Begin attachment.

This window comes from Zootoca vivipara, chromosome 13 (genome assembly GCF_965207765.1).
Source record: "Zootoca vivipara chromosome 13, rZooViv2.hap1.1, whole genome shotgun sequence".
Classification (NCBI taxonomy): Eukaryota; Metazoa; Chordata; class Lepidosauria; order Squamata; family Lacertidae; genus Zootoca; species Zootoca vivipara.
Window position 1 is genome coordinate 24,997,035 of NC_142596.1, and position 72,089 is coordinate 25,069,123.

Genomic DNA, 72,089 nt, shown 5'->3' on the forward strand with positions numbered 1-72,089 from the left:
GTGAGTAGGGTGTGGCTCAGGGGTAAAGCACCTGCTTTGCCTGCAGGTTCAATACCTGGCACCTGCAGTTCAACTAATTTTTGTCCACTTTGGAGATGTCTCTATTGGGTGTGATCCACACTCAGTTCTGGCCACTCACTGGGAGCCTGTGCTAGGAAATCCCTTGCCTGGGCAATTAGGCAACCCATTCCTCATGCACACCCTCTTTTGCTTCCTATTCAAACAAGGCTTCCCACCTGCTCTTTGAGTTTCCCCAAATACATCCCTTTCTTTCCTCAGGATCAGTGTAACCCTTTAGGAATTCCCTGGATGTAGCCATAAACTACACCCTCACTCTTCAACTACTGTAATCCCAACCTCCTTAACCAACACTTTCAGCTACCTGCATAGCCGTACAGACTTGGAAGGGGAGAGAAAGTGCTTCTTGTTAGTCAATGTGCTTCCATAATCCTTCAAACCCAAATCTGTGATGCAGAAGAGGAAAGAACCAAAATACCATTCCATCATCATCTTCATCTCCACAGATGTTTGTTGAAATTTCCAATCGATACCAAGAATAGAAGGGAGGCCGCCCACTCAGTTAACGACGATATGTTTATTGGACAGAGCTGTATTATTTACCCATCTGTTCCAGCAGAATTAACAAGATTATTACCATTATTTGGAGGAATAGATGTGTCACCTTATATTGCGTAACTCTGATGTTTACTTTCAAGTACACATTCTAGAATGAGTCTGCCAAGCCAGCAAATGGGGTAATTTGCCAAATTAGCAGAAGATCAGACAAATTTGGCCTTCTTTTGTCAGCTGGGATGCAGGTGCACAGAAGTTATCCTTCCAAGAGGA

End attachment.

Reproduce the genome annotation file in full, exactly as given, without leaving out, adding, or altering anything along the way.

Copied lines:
This window comes from Zootoca vivipara, chromosome 13 (genome assembly GCF_965207765.1).
Source record: "Zootoca vivipara chromosome 13, rZooViv2.hap1.1, whole genome shotgun sequence".
Classification (NCBI taxonomy): Eukaryota; Metazoa; Chordata; class Lepidosauria; order Squamata; family Lacertidae; genus Zootoca; species Zootoca vivipara.
Window position 1 is genome coordinate 24,997,035 of NC_142596.1, and position 72,089 is coordinate 25,069,123.

Genomic DNA, 72,089 nt, shown 5'->3' on the forward strand with positions numbered 1-72,089 from the left:
GTGAGTAGGGTGTGGCTCAGGGGTAAAGCACCTGCTTTGCCTGCAGGTTCAATACCTGGCACCTGCAGTTCAACTAATTTTTGTCCACTTTGGAGATGTCTCTATTGGGTGTGATCCACACTCAGTTCTGGCCACTCACTGGGAGCCTGTGCTAGGAAATCCCTTGCCTGGGCAATTAGGCAACCCATTCCTCATGCACACCCTCTTTTGCTTCCTATTCAAACAAGGCTTCCCACCTGCTCTTTGAGTTTCCCCAAATACATCCCTTTCTTTCCTCAGGATCAGTGTAACCCTTTAGGAATTCCCTGGATGTAGCCATAAACTACACCCTCACTCTTCAACTACTGTAATCCCAACCTCCTTAACCAACACTTTCAGCTACCTGCATAGCCGTACAGACTTGGAAGGGGAGAGAAAGTGCTTCTTGTTAGTCAATGTGCTTCCATAATCCTTCAAACCCAAATCTGTGATGCAGAAGAGGAAAGAACCAAAATACCATTCCATCATCATCTTCATCTCCACAGATGTTTGTTGAAATTTCCAATCGATACCAAGAATAGAAGGGAGGCCGCCCACTCAGTTAACGACGATATGTTTATTGGACAGAGCTGTATTATTTACCCATCTGTTCCAGCAGAATTAACAAGATTATTACCATTATTTGGAGGAATAGATGTGTCACCTTATATTGCGTAACTCTGATGTTTACTTTCAAGTACACATTCTAGAATGAGTCTGCCAAGCCAGCAAATGGGGTAATTTGCCAAATTAGCAGAAGATCAGACAAATTTGGCCTTCTTTTGTCAGCTGGGATGCAGGTGCACAGAAGTTATCCTTCCAAGAGGA